It’s important to understand that most of what JSON.parse() does is not actually JSON parsing (at least not with simdjson). Rather, it’s constructing JS objects, looking up SymbolIDs and HiddenClass transitions, heap allocations, copying memory, Unicode transcoding, etc. (In fact, if you wanted to squeeze max performance out of JSON parsing, you’d want to use arrays of values, not objects, and make it all ASCII.)

Here’s a random collection of ideas which might work (or maybe not).

Speculation. JavaScript VMs regularly use speculation techniques to speed up JS execution. The basic idea is that you inspect what a function does (for example, what types are its arguments), and assume (speculate) that it’s going to behave the same way in the future. Making these assumptions allows for massive speedups. Of course, we need to catch if the assumption is broken, and if so, go the slow path — but this still works well, because most of the time, it won’t. Could we use speculation-like techniques to speed up JSON.parse()?

About 20-25% of its executime time is spent looking up SymbolIDs from key strings. My theory is that many large JSONs consist of arrays of objects with the same shape, i.e. same keys appearing in the same order. If that’s true, we could inspect and remember an object’s keys with matching SymbolIDs, then for subsequent objects, check first with this speculation table, falling back to IdentifierTable lookup if speculation fails. My intuition is that this should be significantly faster if speculation is right most of the time.

I actually prototyped this! A fairly simple algorithm: first wait for enough objects parsed to deem speculation worthwhile, inspect one object, and set a goodObjects counter to 2. Subsequent objects speculate, and increment/decrement the counter depending on whether speculation worked. If we go to zero, we back off and wait a while until attempting to speculate again. This way, if speculation doesn’t work for a particular JSON, there will only be a small performance penalty for this. But if speculation helps, not every object has to match, only most of them. This could be made more sophisticated, e.g. to work with objects that have smaller objects as values (we want to inspect the larger object, not its children), tolerate some skipped keys, add exponential backoff, etc. My prototype kinda worked, but it wasn’t faster. I didn’t spend much time on this though, I’m sure it can be improved.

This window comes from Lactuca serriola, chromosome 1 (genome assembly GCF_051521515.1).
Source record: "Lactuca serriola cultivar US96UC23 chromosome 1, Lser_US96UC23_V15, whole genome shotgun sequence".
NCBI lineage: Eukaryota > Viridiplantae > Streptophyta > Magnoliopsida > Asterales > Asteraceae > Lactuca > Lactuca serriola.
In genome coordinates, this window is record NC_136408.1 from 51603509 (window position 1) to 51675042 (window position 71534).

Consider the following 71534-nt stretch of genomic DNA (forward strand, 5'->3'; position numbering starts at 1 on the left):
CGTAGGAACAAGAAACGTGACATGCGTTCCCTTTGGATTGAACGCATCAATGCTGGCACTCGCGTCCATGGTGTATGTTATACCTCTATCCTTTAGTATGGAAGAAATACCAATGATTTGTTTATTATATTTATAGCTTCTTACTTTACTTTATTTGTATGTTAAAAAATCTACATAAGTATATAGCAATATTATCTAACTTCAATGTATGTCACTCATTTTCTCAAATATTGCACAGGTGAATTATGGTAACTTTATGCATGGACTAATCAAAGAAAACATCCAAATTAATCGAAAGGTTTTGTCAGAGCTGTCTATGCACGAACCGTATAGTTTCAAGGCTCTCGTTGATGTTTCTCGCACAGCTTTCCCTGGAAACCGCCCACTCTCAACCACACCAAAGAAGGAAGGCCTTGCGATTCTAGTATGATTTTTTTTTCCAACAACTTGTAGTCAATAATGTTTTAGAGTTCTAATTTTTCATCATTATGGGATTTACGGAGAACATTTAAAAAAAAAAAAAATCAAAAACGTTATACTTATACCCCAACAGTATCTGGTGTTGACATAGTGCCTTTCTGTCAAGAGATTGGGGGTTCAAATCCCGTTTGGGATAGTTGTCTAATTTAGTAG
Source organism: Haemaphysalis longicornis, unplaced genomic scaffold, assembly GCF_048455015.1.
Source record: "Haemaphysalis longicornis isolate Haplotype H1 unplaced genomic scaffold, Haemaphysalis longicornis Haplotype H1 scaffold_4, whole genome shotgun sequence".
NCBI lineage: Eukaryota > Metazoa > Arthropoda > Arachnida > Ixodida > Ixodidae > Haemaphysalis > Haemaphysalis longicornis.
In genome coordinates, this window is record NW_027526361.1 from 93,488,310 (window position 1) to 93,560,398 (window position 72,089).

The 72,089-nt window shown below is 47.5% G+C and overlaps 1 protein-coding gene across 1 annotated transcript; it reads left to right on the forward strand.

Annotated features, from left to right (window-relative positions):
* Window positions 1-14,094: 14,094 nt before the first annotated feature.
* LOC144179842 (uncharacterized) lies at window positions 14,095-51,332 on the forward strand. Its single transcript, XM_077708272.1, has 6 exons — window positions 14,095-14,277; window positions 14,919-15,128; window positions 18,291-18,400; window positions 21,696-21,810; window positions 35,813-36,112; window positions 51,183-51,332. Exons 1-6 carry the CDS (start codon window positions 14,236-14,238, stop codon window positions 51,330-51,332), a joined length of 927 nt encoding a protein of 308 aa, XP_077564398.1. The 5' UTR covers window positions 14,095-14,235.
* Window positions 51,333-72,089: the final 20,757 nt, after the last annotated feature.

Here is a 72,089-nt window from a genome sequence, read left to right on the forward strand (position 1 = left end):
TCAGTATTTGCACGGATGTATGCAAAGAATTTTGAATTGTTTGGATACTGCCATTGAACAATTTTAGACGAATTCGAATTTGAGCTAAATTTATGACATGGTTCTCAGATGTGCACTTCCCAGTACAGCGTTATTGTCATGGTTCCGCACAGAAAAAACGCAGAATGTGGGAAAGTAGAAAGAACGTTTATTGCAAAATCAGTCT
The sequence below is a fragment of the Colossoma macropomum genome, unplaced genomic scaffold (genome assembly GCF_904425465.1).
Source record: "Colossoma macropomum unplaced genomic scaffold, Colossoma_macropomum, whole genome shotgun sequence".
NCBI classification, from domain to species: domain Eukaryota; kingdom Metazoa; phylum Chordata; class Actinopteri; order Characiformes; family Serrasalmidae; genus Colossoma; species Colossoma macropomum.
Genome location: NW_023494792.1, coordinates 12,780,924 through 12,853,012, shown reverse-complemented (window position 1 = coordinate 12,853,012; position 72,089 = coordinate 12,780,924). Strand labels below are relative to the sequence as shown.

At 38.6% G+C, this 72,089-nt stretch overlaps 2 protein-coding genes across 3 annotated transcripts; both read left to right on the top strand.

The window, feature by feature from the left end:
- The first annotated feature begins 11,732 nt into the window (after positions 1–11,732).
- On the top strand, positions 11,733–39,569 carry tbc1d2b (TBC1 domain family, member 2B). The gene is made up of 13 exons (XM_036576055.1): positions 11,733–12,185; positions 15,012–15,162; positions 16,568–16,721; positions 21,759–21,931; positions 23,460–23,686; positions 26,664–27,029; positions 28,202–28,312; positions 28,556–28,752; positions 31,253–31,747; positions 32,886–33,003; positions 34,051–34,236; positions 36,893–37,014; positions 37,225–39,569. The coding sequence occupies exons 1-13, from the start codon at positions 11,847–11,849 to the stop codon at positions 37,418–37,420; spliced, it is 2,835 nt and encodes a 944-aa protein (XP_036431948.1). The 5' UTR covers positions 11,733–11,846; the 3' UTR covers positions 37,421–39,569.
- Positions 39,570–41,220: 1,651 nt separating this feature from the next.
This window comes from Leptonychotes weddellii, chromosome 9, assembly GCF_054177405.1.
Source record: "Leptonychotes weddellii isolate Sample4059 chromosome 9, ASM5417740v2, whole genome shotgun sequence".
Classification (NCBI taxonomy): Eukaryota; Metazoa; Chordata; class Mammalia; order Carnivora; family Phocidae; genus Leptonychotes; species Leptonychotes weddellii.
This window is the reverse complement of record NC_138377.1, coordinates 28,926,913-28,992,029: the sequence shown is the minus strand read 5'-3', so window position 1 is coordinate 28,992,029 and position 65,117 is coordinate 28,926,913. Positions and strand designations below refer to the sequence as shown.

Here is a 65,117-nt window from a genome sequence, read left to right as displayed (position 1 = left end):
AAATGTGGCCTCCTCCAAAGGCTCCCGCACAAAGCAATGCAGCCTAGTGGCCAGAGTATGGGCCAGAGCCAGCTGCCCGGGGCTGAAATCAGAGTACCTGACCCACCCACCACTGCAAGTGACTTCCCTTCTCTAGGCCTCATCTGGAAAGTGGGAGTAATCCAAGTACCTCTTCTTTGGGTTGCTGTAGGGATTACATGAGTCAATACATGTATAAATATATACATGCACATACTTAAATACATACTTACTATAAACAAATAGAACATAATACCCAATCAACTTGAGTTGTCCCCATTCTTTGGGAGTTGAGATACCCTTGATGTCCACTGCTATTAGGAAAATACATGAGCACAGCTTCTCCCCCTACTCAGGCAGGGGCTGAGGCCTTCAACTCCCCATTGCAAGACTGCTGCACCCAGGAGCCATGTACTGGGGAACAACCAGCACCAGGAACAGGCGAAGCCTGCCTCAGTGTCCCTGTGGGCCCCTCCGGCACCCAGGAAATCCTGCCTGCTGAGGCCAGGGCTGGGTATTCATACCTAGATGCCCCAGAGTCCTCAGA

More speculation? Objects in Hermes are backed by a HiddenClass, which describes what keys it contains. This is uniqued such that all objects of the same shape have the exact same HiddenClass, which is good for memory efficiency. For that to work, HiddenClasses are immutable. Every time you assign a new property to an object, its HiddenClass changes. (TransitionMap is looked up to find the right one). These lookups, alongside other manipulations of HiddenClasses take up another 10-20% of execution time. But we’ve just established that HiddenClasses are shared, and most objects have the same shape. Can we cache them alongside SymbolIDs for well-speculated objects?

Changing object creation order. Currently, we create values in JavaScript immediately after parsing them. This is efficient from parsing perspective, but again, most time is spent creating objects. What if we parsed the entire object first? We’d know all keys, so we wouldn’t have to change the JSObject multiple times, we could start with the correct HiddenClass right off the bat. It’s just an idea, I haven’t dug deep enough to say if this makes sense.

Reduce copying. There’s still some inefficiency in this area. When creating output strings from UTF8, we first transcode, then copy to a JS string. Could we allocate the right-sized JS string first, and transcode directly into it?

Final words

Wow, that was a long post! I hope it was interesting and that you learned something about how Hermes works.

Discussion: Hacker News, Twitter, Mastodon.

As a reminder, I’m not a C++ programmer or a VM engineer, so I apologize for all mistakes, oversimplications, and ideas obviously foolish to someone actually experienced in this area.

Could this work be upstreamed into Hermes? I don’t know. Adding simdjson and simdutf might be out of the question for the project, due to their size, however some improvements are back-portable to the current parser. It’s also possible that some of my optimizations, while they worked in my tests, are actually incorrect and could break under some circumstances. I made a pull request to discuss these concerns.

My thanks to Michał Pierzchała, Gilad Ronat, and Palid for proof-reading this post.

Published March 04, 2023. Send feedback.